13 April 2011
Yesterday afternoon, I went to the Longworth House Office Building on Capitol Hill to attend a briefing arranged by the American Meteorological Society on the topic of geoengineering as a response to climate change. The two speakers, Ken Caldeira and David Keith, argued that the U.S. should invest heavily in geoengineering research, so we can figure out what’s safe and what’s irresponsible before we actually make any decisions about which strategies (if any) to employ. Keith discussed solar radiation management (SRM), which he limited to the notion of injecting sulfate aerosols (SO2) into the stratosphere, a sustained “artificial Pinatubo” to moderate incoming sunlight. [Caldeira covered carbon dioxide removal (CDR) strategies, and though I don’t have the time to get into all of them here, they are worth your consideration, and so I’d refer you to an article co-authored by Caldeira and Keith that appeared in the Fall 2010 issue of Issues in Science and Technology. That piece basically spells out both of their arguments.]
I wanted to take this blog post to share with you an aspect of Keith’s presentation that I found particularly thought-provoking. He pointed out that the cooling effect of sulfate is going to be widely distributed, as is the warming effect of CO2, but that not every area will be effected the same way. In other words, SO2 is not equal to “negative CO2“. SRM is not as simple as that. To illustrate this point, he put up a graphic that looked something like this:
Plotted on this conceptual image are temperatures for two regions, dubbed “A” and “B”. Relative to their current average temperatures, adding CO2 only will make them both warmer, but by different amounts. Adding SO2 only will make them both cooler, but by different amounts.
So what if as a global society we decide to counter anthropogenic warming with a strategy of adding sulfate aerosols to the atmosphere? It might look something like this:
The CO2 and the SO2 play at different levels of efficacy in the two different regions…
Both regions “A” and “B” end up warmer than before, but by different amounts. “A” is only a little warmer, and “B” is a lot warmer. So the government of “A” says “We need to get back to where we were,” and (as independent agents, without consulting “B”) they adopt a policy of adding some more SO2 to the system:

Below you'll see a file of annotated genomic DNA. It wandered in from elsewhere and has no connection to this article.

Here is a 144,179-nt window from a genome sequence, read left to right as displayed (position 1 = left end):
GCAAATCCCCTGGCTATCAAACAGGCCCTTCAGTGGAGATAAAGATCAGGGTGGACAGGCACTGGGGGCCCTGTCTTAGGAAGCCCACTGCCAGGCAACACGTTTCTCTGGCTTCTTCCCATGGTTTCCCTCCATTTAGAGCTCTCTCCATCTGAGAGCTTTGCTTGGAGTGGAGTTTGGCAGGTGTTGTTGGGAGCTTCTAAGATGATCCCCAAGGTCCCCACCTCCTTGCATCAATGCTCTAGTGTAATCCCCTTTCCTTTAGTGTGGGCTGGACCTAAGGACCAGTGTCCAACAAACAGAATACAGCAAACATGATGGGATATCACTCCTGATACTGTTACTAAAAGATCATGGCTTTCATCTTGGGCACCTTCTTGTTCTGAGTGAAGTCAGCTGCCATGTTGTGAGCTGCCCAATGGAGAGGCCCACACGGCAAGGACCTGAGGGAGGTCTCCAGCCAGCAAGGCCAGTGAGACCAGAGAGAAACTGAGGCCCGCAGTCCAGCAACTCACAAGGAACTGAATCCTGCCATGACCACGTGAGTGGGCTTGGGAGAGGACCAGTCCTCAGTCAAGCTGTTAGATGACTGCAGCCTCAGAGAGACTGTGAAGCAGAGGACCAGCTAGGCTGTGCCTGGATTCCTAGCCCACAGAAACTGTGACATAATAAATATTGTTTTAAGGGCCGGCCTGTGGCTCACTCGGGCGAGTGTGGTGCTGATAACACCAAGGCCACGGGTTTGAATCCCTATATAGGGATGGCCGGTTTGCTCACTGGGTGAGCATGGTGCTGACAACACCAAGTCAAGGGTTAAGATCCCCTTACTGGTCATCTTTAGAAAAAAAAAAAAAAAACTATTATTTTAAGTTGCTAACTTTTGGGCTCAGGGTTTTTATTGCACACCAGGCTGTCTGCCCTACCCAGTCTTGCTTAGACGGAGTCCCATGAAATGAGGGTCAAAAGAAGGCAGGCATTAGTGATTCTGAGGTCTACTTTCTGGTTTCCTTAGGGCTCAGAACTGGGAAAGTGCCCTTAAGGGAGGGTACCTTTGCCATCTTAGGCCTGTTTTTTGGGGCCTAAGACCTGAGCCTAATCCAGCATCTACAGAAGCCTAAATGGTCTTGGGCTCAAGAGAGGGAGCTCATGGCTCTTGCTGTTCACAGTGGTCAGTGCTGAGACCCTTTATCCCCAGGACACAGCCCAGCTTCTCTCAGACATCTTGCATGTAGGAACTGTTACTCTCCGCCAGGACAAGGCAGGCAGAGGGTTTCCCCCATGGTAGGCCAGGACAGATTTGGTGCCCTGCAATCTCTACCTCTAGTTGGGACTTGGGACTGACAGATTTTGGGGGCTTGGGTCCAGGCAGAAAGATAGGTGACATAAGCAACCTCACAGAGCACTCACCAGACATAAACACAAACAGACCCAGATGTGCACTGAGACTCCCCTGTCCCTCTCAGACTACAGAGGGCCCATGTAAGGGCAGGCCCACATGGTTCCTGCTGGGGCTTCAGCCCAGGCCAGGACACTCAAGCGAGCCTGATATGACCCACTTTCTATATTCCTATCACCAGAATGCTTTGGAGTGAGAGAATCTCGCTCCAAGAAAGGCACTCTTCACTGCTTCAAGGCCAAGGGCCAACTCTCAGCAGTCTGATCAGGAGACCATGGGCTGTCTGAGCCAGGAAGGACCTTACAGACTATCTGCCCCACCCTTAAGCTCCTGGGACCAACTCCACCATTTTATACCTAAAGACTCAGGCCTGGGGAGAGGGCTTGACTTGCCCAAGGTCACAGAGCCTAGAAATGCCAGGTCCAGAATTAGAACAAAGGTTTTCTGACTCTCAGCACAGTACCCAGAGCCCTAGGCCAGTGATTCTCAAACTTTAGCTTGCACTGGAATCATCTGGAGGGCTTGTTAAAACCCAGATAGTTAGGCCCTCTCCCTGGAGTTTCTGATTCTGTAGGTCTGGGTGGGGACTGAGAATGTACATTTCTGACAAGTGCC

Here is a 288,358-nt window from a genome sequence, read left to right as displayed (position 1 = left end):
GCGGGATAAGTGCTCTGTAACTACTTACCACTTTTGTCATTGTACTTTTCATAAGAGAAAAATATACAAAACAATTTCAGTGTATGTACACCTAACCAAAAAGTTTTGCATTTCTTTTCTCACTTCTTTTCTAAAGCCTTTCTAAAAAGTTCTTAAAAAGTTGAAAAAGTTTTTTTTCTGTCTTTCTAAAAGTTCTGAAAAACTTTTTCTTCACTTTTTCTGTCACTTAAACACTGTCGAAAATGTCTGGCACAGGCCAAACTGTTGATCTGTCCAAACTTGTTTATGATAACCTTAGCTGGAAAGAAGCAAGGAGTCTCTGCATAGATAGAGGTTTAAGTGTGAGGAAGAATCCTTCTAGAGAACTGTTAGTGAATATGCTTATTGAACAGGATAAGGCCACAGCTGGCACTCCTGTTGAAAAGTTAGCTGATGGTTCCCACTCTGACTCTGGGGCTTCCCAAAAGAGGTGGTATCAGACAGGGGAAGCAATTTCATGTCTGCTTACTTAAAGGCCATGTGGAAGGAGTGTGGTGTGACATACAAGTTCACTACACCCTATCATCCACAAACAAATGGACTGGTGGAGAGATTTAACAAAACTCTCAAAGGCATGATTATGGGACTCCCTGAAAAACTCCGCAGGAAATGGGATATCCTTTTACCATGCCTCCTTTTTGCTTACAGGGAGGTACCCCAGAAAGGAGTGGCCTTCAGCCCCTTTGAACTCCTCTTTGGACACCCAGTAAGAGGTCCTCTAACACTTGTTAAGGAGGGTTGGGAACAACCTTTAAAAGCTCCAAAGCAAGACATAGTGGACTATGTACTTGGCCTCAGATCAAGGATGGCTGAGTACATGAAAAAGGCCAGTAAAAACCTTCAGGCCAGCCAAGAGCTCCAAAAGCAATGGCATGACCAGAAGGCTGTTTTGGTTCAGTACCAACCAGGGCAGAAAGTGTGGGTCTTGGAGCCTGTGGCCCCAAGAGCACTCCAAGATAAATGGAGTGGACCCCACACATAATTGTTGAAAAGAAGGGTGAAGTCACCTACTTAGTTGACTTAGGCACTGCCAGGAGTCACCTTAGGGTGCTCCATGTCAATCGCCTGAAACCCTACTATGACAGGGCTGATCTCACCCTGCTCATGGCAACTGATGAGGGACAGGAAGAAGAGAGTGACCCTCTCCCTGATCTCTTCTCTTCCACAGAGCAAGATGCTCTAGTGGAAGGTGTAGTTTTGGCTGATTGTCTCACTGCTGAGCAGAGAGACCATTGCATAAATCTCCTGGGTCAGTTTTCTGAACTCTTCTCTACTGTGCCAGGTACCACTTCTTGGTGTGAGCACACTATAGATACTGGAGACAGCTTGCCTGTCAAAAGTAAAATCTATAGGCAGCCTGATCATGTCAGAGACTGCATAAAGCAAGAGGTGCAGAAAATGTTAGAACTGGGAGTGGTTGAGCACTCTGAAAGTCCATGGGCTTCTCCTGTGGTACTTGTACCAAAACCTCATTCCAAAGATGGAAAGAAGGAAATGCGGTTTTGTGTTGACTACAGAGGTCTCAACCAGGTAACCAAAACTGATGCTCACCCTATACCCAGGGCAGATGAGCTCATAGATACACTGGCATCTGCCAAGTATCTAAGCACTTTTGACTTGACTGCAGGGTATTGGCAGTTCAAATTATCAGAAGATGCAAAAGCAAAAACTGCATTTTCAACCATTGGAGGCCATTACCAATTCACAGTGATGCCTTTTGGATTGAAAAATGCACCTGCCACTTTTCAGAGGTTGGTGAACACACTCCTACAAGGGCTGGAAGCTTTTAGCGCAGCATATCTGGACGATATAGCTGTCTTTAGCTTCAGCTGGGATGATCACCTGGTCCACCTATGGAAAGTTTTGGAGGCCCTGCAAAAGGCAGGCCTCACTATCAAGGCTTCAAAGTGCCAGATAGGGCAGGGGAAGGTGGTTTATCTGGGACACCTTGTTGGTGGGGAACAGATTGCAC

Now region “A” is back to the same average temperature they enjoyed prior to global warming, but Region “B” is still significantly warmer than the pre-CO2, pre-SO2 injection state. So, “B” is now pissed off. Because sulfur injection is relatively cheap and fast-acting (as compared to CDR strategies), maybe the government of “B” now adopts a policy of adding SO2 themselves. Naturally, this sulfate doesn’t respect the national borders of region “B,” and mixes into the global atmosphere, with the following result:
Now the temperature of “B” is back to where they started in the pre-industrial world. But “A” finds itself in a situation that is dramatically cooler than its pre-industrial state, and now it’s “A”‘s turn to be pissed off. What will “A” do in response to secure their own regional climate security? …And how will “B” retaliate to that?
Because of its relatively (compared to CDR) low cost and potential to act quickly (e.g. Pinatubo), SRM may be adopted by certain governments without consulting other governments. But national policies have international effects, and these plucky geoengineers may be perceived as rogue states by their neighbors.
The implications are messy, in terms of international politics. The same is often pointed out about forging international agreement about carbon reduction strategies, with some pundits advocating geoengineering as a simpler alternative. But as this hypothetical example shows, geoengineering of the SRM flavor also comes loaded with trans-national baggage.
What exactly are the particulars of the SRM approach? What is the magnitude of the effects that I’ve shown as blue and red arrows? Are these effects really linear? What are the other physical complications? What happens when you add in another fifteen regions? And what about climate effects besides temperature, like rainfall? We don’t know. This stuff is complicated.
Until we have a better handle on the myriad systemic effects of geoengineering actions, policy decisions that advocate for SRM are almost certainly hasty, potentially problematic for neighboring regions, and possibly irresponsible for nations to pursue without intense international cooperation. Hence: let’s really explore this stuff now (i.e., fund some research into it) before the time comes where someone (maybe not us) decides they are going to do it.